In the April issue of Scientific American, there is an article by Timothy Clifton and Pedro Ferreira pondering if dark energy really exists, or if we perhaps live in the middle of a billions of light-years wide void. A void is a region of space where there is less matter than average, therefore the force of gravity would be less than on average, so the expansion of the Universe would appear to be faster than we would expect, which is just what we see with dark energy. (For what I think is a simple and honest explanation of dark energy, listen to or read the May 12 episode of the 365 Days of Astronomy podcast.)
The authors of the article do what I think is a very good thing: they present a pretty balanced review of both sides of the argument for and against giant voids. One of the arguments against a giant void is that it would appear to violate the Copernican principle.
The Copernican principle is one of the primary pillars of the science of astronomy. It says simply that we do not occupy a privileged location in the Universe. As you might guess, the principle comes out of the Copernican view of the Solar System, that the Earth is not the center of the Solar System, the sun is. In other words, we are not the center of the Universe, but rather we are just a small part in the larger whole.
The Copernican principle has been invoked many times. When astronomers first started to make maps of the Milky Way galaxy, the Sun seemed to be very close to the center (see, for example, this map by famed astronomer William Herschel). This raised alarm bells among some astronomers, because the Copernican principle said we shouldn't be someplace special, and the center of the entire galaxy would certainly seem like a special place, especially since we didn't know that other galaxies existed. This issue was resolved when Harlow Shapley, a great early 20th-century astronomer, used globular clusters to show that we were not at the center of the Milky Way, but way off to one side.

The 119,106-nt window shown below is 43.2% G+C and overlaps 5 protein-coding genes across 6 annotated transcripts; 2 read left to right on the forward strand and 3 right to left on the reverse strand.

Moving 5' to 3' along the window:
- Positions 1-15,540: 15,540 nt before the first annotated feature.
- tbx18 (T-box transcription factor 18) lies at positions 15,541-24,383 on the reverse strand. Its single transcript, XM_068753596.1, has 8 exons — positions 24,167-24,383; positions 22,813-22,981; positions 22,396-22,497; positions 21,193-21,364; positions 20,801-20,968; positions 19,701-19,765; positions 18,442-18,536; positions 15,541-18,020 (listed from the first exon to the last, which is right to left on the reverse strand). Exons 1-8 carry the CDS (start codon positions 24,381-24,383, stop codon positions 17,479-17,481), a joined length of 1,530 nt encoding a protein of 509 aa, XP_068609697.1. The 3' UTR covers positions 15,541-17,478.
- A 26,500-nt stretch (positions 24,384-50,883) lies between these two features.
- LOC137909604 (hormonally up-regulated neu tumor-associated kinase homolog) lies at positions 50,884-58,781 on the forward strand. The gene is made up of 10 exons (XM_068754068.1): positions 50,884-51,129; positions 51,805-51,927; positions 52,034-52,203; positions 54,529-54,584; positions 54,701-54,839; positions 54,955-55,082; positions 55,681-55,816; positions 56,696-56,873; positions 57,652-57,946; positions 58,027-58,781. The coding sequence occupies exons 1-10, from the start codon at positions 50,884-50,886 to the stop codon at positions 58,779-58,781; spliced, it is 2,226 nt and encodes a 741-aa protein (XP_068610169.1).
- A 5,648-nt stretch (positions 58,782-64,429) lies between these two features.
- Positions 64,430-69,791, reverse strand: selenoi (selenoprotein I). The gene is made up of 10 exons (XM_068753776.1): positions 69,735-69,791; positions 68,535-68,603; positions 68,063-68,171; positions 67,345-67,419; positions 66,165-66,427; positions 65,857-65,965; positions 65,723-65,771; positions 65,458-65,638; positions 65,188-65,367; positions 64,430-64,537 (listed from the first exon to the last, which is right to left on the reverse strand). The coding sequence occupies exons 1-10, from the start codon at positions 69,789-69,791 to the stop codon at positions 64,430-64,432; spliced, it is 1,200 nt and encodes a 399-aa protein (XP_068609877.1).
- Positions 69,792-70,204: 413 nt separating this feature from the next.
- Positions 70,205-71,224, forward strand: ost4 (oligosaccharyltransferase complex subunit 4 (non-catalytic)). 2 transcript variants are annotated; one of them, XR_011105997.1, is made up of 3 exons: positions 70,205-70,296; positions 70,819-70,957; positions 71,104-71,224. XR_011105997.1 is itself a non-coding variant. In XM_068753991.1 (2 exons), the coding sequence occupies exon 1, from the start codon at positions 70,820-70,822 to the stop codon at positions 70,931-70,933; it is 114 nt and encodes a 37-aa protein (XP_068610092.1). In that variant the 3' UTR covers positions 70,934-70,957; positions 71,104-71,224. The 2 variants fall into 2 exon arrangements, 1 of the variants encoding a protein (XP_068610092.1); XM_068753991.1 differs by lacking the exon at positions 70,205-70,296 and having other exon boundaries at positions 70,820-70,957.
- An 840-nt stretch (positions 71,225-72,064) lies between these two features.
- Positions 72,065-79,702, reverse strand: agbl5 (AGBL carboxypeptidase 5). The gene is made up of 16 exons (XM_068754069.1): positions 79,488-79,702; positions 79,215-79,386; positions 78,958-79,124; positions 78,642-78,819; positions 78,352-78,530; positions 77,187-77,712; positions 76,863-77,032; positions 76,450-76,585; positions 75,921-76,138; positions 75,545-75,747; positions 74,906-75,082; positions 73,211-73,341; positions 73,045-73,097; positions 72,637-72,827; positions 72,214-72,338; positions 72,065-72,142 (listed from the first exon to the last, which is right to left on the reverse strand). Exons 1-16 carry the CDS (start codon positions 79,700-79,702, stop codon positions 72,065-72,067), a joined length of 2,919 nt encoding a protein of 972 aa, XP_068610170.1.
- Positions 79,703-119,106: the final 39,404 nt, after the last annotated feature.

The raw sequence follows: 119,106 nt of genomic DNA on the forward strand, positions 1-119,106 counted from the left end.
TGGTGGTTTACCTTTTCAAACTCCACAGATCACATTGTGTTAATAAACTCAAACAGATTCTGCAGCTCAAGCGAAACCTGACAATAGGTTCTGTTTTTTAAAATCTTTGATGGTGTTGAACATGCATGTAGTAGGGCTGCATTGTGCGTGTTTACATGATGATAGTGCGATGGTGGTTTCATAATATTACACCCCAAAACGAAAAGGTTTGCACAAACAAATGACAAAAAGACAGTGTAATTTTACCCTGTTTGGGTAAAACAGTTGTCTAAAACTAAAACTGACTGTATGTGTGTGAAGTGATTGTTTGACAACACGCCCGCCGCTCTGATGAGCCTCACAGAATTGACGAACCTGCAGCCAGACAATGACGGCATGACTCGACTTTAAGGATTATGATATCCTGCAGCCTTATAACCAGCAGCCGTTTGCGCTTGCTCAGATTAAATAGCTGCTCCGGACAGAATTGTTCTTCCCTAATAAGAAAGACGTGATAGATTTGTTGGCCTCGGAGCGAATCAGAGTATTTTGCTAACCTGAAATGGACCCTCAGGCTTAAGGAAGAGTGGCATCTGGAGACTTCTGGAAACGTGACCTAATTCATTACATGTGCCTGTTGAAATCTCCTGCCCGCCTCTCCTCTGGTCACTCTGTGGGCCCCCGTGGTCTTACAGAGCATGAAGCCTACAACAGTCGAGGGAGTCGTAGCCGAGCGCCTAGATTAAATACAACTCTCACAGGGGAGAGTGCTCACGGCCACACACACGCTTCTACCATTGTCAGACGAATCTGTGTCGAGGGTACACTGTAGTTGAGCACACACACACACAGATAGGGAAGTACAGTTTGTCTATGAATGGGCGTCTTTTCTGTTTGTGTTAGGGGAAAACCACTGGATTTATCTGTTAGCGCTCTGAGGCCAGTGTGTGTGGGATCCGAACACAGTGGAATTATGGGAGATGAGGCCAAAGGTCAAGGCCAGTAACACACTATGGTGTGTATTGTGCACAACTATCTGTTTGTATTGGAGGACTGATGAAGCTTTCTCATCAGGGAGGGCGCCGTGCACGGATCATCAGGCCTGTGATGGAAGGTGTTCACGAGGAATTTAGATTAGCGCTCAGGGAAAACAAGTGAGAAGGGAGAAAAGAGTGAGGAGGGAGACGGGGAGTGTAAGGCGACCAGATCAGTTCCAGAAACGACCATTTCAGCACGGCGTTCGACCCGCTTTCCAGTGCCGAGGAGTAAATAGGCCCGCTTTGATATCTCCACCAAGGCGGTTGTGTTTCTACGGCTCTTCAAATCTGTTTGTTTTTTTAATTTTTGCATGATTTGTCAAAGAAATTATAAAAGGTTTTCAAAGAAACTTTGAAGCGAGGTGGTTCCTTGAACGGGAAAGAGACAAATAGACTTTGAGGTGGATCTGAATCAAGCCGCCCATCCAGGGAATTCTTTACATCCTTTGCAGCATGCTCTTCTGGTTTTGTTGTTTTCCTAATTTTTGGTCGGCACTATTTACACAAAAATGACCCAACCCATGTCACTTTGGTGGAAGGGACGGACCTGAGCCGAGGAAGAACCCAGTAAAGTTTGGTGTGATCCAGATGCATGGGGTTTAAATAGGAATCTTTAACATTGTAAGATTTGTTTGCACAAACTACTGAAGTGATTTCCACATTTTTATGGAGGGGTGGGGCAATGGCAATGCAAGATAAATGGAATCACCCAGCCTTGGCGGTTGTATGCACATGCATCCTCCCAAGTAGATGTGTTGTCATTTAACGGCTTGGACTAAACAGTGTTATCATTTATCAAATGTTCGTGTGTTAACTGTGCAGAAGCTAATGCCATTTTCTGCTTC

Barely had that crisis been resolved when a new one arose. Astronomer Edwin Hubble discovered that almost every galaxy in the Universe was moving away from the Milky Way, and the further away it was, the faster it was moving. This would seem to put the Milky Way at the center of the Universe, which is again against the Copernican principle! This conundrum was solved when it was recognized that the entire Universe was expanding. In an expanding Universe, no matter where you are, it looks like every other thing is moving away from you. (This is one of those concepts that is hard to grasp; the time-tested "raisin bread" analogy seems to work best, though since many people these days have never seen a loaf of bread rise, a balloon analogy also helps.)
So, back to the voluminous void from the article. For the void explanation of dark energy to work, the Milky Way would need to be located at almost the exact center of a gigantic void. How big? The void would need to be a large fraction of the observable universe! So, we would need to be near the center of a structure that is a good fraction the size of the observable Universe. That doesn't sit well with the Copernican principle. This argument alone doesn't rule out a giant void (the authors admit to many other problems with the void idea), but it makes it hard to swallow.
But I do think we need to be careful in applying the Copernican principle. The principle can be taken too far. For example, we see lots of stars near the center of our galaxy. If any of those stars harbor life-bearing planets, then any intelligent creatures on those planets will find themselves at the center of a galaxy. It's only when they discover other galaxies that they would realize they are not in a special place.
Likewise, if there is a giant void in our Universe, some galaxy will likely be near the middle of it. And if there is life on a planet around a star in that galaxy, they will find themselves in a fairly special place in the Universe.
In summary, the Copernican principle is one of the primary philosophical underpinnings of the science of astronomy. It is not physical law in and of itself, but it does require us to use an abundance of caution around any hypothesis that requires us to live in a special place of the Universe.
The more I think about it, the more I've been imagining the Copernican principle as the Robot from Lost In Space, running around and saying, "Danger! Danger, Will Robinson!" When Copernicus speaks, we should all listen.